Stock Returns and Federal Reserve Communications
The effect of central banks on asset markets is very large. Informal communication channels play an important role in this. Here is how the process works.
Professor Annette Vissing-Jorgensen from Haas School of Business, University of California Berkeley is the receiver of Skandia’s 2020 research award on long-term savings. She receives the award for her relevant contributions to banking, insurance, and financial services. She is particularly recognized for her work on the interactions between economic policy, regulation, and capital markets.
What can we learn from your research?
– As an investor, the main lesson I have learned from my recent work is that the effect of central banks on asset markets is very large. Of course we know that central banks control short-term risk-free rates but their large effect on stock markets was not well documented until recently.
Add in the effects of various quantitative easing programs on both longer-term government bonds, mortgage-backed securities and corporate bonds, it is becoming clear that as an investor your returns will be very affected by monetary policy.
You have studied how the communication of the American Federal Reserve influences the stock market. Are there any lessons from your research that we can apply in a Swedish setting?
– It turns out that the Federal Reserve's effect on the stock market is not confined to the US. If you look at developed-economy stock markets excluding the Fed, they move about as much with Federal Reserve policy as US markets. This suggests that in an open-economy setting, policy in one country affects other countries.
Another lesson is that if we want to assess the total effect of central bank policy on a given market, it is important to not only focus on the policy announcement dates since a lot of information may be coming out on other days via media interviews or other informal channels. I do not have a sense of how much Riksbanken communicates outside of formal announcements or speeches, but my sense is that more informal communication via the press is important in the ECB context as well.
If you had the power to change anything in the FOMC (Federal Open Market Committee) process – what would it be and why?
– I would try to simplify the FOMC's communication, making sure that most communication is done in public forums with less use of behind-the-scenes communication via newspapers and Fed watcher newsletters. That type of communication puts less sophisticated investors at a disadvantage since it is very time consuming and subtle to follow. Aside from investment fairness considerations, policy works better if people understand it and have confidence in the central bank being able to manage recessions and crises.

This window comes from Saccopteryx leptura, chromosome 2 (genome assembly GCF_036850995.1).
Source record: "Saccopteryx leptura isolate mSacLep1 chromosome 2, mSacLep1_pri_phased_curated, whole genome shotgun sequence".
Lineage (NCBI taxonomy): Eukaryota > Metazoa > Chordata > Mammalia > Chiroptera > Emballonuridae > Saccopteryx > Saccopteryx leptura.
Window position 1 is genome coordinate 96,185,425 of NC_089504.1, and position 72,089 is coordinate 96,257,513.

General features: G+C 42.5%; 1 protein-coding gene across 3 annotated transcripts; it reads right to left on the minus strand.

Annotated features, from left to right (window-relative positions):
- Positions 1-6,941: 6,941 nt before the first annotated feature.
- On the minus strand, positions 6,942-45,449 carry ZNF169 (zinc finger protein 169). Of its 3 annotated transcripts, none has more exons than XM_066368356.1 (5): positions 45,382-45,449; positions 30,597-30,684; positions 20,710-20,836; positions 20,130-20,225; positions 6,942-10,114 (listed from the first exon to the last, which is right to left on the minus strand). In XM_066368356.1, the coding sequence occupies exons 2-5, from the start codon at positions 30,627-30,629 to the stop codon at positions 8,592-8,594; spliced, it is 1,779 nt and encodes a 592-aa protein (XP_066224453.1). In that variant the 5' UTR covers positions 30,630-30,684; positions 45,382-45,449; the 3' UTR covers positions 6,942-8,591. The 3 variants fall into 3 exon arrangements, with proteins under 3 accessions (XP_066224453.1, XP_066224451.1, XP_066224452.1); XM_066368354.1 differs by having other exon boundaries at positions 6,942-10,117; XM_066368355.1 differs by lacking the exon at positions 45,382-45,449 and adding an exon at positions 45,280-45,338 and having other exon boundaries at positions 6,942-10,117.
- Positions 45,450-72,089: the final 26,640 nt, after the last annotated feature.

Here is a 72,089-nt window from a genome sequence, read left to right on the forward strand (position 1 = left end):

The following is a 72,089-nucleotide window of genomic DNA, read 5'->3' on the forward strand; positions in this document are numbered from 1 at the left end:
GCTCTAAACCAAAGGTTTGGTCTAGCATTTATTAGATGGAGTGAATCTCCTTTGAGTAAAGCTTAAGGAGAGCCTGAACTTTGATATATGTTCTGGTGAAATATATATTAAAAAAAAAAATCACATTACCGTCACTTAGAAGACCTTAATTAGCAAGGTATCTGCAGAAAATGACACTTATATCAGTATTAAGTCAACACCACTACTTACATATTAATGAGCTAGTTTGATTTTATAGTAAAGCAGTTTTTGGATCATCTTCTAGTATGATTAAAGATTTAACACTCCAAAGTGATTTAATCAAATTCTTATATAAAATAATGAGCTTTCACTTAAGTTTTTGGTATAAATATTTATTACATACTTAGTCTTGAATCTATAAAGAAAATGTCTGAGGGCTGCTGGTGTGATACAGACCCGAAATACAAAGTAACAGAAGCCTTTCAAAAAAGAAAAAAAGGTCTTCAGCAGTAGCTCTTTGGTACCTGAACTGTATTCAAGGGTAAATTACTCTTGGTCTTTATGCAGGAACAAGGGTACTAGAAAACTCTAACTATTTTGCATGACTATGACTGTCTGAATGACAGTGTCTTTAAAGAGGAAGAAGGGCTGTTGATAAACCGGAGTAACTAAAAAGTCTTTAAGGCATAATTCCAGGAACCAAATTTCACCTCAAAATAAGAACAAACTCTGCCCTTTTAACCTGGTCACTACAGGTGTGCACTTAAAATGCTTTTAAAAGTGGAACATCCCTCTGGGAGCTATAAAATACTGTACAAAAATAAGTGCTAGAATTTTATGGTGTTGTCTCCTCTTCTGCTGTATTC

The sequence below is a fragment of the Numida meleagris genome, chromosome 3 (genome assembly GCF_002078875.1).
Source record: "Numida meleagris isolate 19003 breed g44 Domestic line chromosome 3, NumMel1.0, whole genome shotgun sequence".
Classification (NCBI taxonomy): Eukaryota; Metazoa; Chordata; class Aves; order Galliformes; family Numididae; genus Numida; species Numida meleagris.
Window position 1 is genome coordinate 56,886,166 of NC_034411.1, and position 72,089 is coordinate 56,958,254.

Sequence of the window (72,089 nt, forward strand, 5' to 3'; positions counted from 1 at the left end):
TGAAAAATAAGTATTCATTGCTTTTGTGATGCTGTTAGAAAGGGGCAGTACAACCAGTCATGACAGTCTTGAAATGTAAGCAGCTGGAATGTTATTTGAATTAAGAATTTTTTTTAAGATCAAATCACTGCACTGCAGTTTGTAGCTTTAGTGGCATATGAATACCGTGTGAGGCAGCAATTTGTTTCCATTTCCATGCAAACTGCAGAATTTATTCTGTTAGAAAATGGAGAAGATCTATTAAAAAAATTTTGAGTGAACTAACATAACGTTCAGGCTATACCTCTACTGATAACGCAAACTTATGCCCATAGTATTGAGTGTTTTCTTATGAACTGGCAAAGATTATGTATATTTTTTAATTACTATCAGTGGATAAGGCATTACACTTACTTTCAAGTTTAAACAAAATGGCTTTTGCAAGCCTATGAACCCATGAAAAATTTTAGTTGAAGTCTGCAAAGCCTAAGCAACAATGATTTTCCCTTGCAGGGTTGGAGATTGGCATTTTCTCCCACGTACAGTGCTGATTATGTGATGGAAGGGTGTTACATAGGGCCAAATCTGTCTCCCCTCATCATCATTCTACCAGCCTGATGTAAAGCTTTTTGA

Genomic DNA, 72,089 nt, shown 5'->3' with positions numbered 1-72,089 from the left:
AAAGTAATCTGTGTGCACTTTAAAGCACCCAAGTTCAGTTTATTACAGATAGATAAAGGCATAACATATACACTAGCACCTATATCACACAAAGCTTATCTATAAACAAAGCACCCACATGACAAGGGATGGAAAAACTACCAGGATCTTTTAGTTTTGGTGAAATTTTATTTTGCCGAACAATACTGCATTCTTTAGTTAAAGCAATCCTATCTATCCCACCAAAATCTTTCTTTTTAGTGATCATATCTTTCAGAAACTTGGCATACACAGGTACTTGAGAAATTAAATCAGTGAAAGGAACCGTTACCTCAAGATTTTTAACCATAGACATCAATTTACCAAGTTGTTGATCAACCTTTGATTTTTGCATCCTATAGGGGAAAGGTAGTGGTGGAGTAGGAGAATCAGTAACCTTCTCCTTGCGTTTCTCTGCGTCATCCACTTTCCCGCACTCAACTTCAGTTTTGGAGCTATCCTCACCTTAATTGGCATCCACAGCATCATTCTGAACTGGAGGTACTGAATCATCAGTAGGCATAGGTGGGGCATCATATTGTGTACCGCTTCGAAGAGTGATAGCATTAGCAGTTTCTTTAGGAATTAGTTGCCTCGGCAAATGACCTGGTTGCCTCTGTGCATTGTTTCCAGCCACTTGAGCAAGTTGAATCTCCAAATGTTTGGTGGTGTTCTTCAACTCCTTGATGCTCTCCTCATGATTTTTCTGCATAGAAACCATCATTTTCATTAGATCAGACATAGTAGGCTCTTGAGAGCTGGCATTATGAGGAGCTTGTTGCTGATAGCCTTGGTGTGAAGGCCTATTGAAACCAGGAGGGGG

Is there anything in your research that is useful to know for a person saving for retirement?
– Trade less! If sophisticated investors are at an advantage due to spending a lot of resources predicting the next central bank move, you will be at a disadvantage trading with them. But you can easily protect yourself against this by not trading much, investing for the longer run.
What do you think will be the most important factor influencing the stock market in a five-year horizon?
– The COVID vaccines: Will they work well without major side effects and will enough people be willing to get vaccinated.
What are you most proud of in your career so far?
– Some of my work may have affected actual policy choices. I have worked on unconventional monetary policies, which is an area we are all still learning about. It takes a lot of small steps forward by a lot of researchers to get this right. Collectively we create information that is essential for good policy choices.
Do you have any dream research project that you would like to work on in the future?
– I would like to think more about policies to reduce inequality in economic opportunities. What kind of investments in people and their human capital are most effective for them individually and for the overall productivity of the economy? In macroeconomics we often focus on aggregate outcomes but as more individual level data becomes available we will be able to get much closer to answering these questions. Sweden is at the forefront of these data developments.